>Rav Efraim Zalman Margoliot of Brod, Yaakov Yitzhak (the Chozeh) of
>Lublin and Yisrael (the Maggid) of Kuznetz.  Rebbe Nahamn reviewed the
>entire work before it went to press.

Rabbi Nachman ben Simcha from Breslav [1772-1811] saw his first book
~three years before his death and might have seen also the second
edition of his book which was printed in 1811 in Mahlov in the printing
press of Zvi Rabin Stein.

Gilad J. Gevaryahu

From: Yisrael Medad <ybmedad@...>
Date: Fri, 07 Sep 2007 18:40:00 +0300
Subject: Re: Rabbi Nachman saw some of his own writing come out

The decision to print a book was made suddenly, it seems, after a visit
to a doctor in Lemberg (Lvov) in late 1807 when he probably learned he
had TB and was to die soon.

He couldn't really have "seen" a book that was published after he died.
I would suggest that he probably authorized the second edition and
oversaw its editing.

Yisrael Medad


From: Joseph Ginzberg <jgbiz120@...>
Date: Fri, 07 Sep 2007 10:27:59 -0400
Subject: Uman

Some comments on the comments to my post:

Yisroel Medad is correct- The Likutei Muharan was publsihed before reb
Nachman's death, so I agree that it is safe to assume that he
approved. I stand corrected.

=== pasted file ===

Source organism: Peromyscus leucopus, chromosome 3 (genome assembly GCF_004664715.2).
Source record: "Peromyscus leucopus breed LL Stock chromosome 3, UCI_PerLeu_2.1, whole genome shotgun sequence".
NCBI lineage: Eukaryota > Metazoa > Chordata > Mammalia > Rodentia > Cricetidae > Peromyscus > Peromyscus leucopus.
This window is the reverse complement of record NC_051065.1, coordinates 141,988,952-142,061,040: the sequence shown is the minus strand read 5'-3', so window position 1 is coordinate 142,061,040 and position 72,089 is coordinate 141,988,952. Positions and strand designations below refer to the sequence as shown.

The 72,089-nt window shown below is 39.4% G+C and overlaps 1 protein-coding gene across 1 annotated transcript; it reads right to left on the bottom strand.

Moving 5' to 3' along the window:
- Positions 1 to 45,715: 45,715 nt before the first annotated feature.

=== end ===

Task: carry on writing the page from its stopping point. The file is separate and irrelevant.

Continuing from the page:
Shoshana's comment on modern-day "aliya l'regel" being preferable to
going "up" to the Ukraine is reasonable, and in fact I go to Israel
several times a year while the Uman trip was most likely one in a
liftime, but still: Uman is a true spiritual experience. Sadly, Israel
today (for most people) is not, I think.

I have never been a staunch chossid visiting my Rebbe, so maybe for them
it's different, but I have done all the other roles: My own sukkah (tied
up with re-opening the apartment, restocking with food, too busy to be
spiritual), staying in hotels (what's the dress code for dinner?), or
staying with relatives (great opportunity to catch up, etc., but not so
spiritually uplifting).  Hence, the comparison is not such a simple
calculation. Also, even now airfares rise dramatically at the holiday
seasons, so having another 20,000 people coming somehow to me doesn't